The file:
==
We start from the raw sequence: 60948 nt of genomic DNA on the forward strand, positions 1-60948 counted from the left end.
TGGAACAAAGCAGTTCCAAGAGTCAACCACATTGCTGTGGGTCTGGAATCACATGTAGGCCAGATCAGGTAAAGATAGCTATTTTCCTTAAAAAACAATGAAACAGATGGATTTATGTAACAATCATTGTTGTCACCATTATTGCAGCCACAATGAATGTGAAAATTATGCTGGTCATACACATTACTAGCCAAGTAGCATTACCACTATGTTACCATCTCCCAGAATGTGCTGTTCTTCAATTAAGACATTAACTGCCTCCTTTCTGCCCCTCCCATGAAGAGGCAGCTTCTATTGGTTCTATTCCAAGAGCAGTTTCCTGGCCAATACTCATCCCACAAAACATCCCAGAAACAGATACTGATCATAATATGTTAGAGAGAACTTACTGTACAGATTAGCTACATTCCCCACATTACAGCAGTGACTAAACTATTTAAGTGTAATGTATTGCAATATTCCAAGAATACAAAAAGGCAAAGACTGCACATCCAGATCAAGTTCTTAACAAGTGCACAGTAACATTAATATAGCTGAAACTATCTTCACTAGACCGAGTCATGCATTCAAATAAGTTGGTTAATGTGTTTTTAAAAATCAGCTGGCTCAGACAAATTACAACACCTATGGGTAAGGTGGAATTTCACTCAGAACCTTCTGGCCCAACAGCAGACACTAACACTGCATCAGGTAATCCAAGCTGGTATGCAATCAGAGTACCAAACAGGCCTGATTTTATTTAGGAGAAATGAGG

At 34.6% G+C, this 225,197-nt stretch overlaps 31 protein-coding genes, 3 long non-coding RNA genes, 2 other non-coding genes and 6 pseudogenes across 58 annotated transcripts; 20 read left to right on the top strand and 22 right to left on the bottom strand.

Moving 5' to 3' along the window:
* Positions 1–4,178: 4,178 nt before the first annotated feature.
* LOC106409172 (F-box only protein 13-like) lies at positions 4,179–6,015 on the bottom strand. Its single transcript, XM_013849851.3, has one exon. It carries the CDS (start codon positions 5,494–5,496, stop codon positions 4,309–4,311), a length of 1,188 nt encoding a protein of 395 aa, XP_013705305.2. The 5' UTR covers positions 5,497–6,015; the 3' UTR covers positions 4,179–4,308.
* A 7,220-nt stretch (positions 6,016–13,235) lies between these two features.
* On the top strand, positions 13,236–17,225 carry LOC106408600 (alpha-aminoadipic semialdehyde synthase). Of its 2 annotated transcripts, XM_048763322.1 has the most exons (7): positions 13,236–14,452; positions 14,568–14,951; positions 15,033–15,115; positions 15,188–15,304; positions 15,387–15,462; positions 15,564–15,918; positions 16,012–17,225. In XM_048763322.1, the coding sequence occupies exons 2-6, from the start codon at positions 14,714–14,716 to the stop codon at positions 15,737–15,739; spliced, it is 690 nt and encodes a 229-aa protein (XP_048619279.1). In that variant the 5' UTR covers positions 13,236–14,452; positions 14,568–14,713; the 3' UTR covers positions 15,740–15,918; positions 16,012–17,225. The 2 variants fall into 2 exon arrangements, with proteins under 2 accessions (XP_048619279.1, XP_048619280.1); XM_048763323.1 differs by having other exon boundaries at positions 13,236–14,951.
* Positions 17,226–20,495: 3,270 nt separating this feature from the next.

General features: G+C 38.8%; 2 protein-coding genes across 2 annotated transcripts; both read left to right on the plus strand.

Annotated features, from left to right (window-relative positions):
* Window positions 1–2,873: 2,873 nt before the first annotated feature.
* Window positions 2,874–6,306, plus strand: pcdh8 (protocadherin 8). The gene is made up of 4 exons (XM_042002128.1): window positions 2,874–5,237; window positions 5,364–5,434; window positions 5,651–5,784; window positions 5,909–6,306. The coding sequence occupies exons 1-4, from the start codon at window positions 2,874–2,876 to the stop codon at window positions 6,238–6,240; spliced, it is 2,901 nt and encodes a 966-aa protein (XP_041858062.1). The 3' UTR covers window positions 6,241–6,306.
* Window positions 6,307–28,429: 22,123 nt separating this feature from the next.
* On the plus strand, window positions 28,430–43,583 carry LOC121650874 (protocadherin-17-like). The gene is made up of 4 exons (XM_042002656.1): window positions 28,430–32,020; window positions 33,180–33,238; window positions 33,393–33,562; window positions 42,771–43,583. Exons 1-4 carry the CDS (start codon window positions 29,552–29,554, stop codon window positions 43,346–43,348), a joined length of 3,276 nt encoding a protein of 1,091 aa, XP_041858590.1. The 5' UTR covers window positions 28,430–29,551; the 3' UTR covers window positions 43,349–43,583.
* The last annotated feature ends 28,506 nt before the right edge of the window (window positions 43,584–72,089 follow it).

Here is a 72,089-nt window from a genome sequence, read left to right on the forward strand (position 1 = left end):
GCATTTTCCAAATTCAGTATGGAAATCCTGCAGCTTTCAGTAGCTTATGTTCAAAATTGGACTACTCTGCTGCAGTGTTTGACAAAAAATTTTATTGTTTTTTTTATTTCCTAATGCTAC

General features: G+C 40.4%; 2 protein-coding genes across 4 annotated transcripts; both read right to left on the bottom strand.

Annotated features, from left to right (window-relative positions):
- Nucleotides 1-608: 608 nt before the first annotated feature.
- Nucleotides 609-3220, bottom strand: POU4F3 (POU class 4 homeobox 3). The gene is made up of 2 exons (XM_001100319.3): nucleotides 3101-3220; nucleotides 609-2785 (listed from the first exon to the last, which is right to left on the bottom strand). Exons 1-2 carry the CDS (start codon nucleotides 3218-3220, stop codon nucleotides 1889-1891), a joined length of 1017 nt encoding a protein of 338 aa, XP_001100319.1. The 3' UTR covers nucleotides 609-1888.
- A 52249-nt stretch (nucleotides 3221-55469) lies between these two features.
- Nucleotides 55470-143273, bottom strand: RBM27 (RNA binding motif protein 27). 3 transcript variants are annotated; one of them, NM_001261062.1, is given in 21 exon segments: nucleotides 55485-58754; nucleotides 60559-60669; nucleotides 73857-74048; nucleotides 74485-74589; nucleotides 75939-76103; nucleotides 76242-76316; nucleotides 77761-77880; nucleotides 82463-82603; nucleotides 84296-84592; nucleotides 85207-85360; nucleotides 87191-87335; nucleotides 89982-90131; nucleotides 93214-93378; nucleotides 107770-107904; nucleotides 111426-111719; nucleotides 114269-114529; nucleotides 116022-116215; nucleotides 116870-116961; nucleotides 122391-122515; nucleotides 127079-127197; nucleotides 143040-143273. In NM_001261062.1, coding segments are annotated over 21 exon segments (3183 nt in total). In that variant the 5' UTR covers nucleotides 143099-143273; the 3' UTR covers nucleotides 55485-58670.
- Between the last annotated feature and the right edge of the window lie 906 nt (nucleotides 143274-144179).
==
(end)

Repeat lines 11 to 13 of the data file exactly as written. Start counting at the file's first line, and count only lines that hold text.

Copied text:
Annotated features, from left to right (window-relative positions):
* Window positions 1–2,873: 2,873 nt before the first annotated feature.
* Window positions 2,874–6,306, plus strand: pcdh8 (protocadherin 8). The gene is made up of 4 exons (XM_042002128.1): window positions 2,874–5,237; window positions 5,364–5,434; window positions 5,651–5,784; window positions 5,909–6,306. The coding sequence occupies exons 1-4, from the start codon at window positions 2,874–2,876 to the stop codon at window positions 6,238–6,240; spliced, it is 2,901 nt and encodes a 966-aa protein (XP_041858062.1). The 3' UTR covers window positions 6,241–6,306.